Why Does My Guitar Go Out Of Tune When I Put The Capo On?

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Written By Sarah Barlow

Chief Music Officer

There are various factors that can be linked to why your guitar goes out of tune when you put on a capo. These are some of the most distressing things that could happen to anyone when performing with a capo on. However, there is nothing to worry about because this commonly occurs and eventually happens to anyone who uses capos. 

Listed below are the factors that may have caused your guitar to go out of tune.


The first thing you should check before playing or performing with a guitar is its intonation. The entire fretboard of a correctly intonated guitar will be in tune. 

If your guitar isn’t properly intonated, the notes you produce would be out of tune when playing, especially as you go higher up the fretboard. This mainly means that your guitar would always be slightly out of tune most of the time. This problem is exacerbated when you use a capo on your strings, which eventually causes the strings to get slightly out of tune. 

Before playing or performing, a sound check is usually necessary to ensure that your guitar is properly intonated.

Checking Your Guitars Intonation

There is nothing to worry about if you have no clue whether or not your guitar is properly intonated because it is easy to check. However, it may not be easily applicable with electric guitars. 

How To Check Your Guitar’s Intonation:

In checking your guitar’s intonation, you would need a tuner. 

  1. Check your guitar’s open strings, and get it perfectly tuned with a tuner.
  2. After this, play the same open chords you played previously on the 12th fret.
  3. Lastly, observe if the note on the 12th fret sounds similar to the open note. If it sounds far from the open note, it is probably out of tune and requires you to adjust its intonation.

It is important to remember that the intonation would always be close but not perfect, especially on acoustic guitars that are equipped with a carved one-piece saddle. When intonation is slightly off but sounds in tune to your ears, then it’s alright.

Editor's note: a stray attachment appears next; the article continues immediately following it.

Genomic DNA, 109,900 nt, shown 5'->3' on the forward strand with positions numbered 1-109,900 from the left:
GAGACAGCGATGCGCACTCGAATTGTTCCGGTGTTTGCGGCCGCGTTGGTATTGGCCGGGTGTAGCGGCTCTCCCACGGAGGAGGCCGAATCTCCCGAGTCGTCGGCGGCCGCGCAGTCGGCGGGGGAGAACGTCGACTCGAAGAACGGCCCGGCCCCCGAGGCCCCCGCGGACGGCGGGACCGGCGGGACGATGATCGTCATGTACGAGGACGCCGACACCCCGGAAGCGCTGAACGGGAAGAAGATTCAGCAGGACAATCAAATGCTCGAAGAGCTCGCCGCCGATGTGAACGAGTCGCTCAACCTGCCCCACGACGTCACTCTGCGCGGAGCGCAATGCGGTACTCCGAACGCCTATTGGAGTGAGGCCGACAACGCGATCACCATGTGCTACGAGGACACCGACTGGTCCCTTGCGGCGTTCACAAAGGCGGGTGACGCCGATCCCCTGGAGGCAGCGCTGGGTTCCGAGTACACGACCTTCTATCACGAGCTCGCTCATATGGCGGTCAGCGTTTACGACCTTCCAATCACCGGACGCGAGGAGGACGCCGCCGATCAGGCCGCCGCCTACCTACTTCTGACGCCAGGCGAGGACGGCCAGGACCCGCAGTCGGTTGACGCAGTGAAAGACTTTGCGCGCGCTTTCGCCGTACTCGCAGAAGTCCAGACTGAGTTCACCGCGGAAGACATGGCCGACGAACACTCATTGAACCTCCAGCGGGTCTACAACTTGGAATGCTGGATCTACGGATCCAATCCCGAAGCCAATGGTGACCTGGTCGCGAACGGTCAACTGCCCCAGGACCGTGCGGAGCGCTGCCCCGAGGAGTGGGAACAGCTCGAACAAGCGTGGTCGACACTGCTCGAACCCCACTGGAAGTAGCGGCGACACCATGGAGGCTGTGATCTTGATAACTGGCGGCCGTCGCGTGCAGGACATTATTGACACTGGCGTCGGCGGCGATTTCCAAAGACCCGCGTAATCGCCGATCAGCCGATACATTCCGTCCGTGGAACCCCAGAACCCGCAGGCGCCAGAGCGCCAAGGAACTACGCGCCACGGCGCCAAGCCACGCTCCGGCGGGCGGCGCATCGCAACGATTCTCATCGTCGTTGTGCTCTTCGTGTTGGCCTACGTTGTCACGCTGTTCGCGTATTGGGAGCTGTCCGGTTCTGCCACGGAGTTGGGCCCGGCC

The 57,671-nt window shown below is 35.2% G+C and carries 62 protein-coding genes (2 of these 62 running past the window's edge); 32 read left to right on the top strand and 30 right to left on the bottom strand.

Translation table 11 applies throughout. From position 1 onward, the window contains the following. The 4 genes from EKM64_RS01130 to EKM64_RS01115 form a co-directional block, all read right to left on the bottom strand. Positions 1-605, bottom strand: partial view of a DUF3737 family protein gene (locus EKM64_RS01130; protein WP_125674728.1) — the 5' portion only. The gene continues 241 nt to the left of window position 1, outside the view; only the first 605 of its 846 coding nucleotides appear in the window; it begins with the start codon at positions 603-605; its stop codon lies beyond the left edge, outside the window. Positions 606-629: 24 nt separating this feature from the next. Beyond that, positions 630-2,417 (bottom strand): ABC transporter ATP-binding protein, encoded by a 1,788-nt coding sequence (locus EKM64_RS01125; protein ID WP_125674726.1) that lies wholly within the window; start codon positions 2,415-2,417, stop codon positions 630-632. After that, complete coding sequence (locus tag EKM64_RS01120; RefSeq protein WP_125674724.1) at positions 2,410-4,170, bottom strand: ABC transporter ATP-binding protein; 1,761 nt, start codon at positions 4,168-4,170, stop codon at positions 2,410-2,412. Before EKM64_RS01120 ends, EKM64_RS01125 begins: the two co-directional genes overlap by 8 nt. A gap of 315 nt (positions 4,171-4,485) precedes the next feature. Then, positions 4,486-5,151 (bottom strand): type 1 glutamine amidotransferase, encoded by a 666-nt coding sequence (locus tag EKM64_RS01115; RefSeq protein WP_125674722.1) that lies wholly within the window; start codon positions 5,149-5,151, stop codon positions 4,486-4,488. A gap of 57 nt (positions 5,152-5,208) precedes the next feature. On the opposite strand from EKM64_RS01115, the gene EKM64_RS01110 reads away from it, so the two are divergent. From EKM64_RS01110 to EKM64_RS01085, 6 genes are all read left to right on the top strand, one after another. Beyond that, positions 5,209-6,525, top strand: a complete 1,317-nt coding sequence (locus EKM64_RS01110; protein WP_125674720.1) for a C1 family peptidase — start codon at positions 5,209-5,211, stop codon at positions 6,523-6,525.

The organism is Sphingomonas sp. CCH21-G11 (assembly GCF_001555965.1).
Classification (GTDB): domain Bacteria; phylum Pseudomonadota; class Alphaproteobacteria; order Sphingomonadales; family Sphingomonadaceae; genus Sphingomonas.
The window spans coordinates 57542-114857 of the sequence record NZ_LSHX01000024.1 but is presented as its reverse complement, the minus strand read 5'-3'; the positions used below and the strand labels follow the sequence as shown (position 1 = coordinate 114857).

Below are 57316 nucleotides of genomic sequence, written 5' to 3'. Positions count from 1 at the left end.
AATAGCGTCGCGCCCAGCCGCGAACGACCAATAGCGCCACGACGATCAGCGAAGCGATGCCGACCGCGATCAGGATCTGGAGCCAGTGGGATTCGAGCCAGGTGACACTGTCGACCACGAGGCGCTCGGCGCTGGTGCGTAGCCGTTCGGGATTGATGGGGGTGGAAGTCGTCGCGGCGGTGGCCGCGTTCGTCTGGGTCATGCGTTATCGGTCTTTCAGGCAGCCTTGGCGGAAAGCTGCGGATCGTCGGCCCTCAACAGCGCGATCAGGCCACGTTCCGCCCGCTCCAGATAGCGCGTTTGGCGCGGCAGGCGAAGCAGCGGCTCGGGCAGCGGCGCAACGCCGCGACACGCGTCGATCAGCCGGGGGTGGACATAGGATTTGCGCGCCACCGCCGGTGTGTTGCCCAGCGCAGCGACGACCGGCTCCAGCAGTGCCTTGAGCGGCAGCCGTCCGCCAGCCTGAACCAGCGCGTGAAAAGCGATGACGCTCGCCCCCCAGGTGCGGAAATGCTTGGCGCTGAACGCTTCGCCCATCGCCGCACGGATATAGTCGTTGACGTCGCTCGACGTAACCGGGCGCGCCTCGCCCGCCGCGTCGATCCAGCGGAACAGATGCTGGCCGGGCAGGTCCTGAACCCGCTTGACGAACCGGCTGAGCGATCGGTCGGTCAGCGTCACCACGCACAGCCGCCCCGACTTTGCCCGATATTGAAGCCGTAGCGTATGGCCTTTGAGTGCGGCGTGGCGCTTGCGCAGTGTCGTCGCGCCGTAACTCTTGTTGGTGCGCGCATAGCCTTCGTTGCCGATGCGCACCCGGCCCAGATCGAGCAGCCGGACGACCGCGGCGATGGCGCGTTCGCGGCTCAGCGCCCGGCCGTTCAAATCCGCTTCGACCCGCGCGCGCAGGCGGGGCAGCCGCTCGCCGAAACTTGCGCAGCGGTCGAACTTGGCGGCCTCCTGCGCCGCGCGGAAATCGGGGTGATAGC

However, if the tuning of your strings is noticeably changed when played on the twelfth fret,  you would need a setup. Keep in mind that if your guitar’s intonation is off, the vocalists accompanying you will be singing out of tune as well.

Fixing Bad Intonation:

If the guitar you would be using is an electric or acoustic guitar with a single adjustable saddle, then fixing its bad intonation can be done by yourself. You may watch DIY video tutorials online on how to fix your intonation. 

However, getting a professional’s help is still advisable if you have no idea about this procedure, especially since it is easy to mess up a guitar. Fixing your guitar’s intonation would involve tweaking action, fret dressing, saddle filing, and oscillating tuners to ensure that your intonation is perfect. 


The capo you use is another aspect that might cause your guitar to fall out of tune. After you’ve checked your guitar’s intonation,  the next thing you should inspect is your capo. This is due to the fact that capos come in a variety of shapes, sizes, and prices. Although many inexpensive wrap-around and latch-style capos are available on the market, it is essential to be aware that they are not without their drawbacks.

The biggest issue with these low-cost capo choices is that they have a tendency to bend your strings laterally when used. They may also put too much strain on your strings due to a lack of adjustability, which can cause tuning issues. This is why it is always essential to use capos that are compatible with the structure of your guitar’s fretboard and neck while simultaneously applying equal tension on the strings.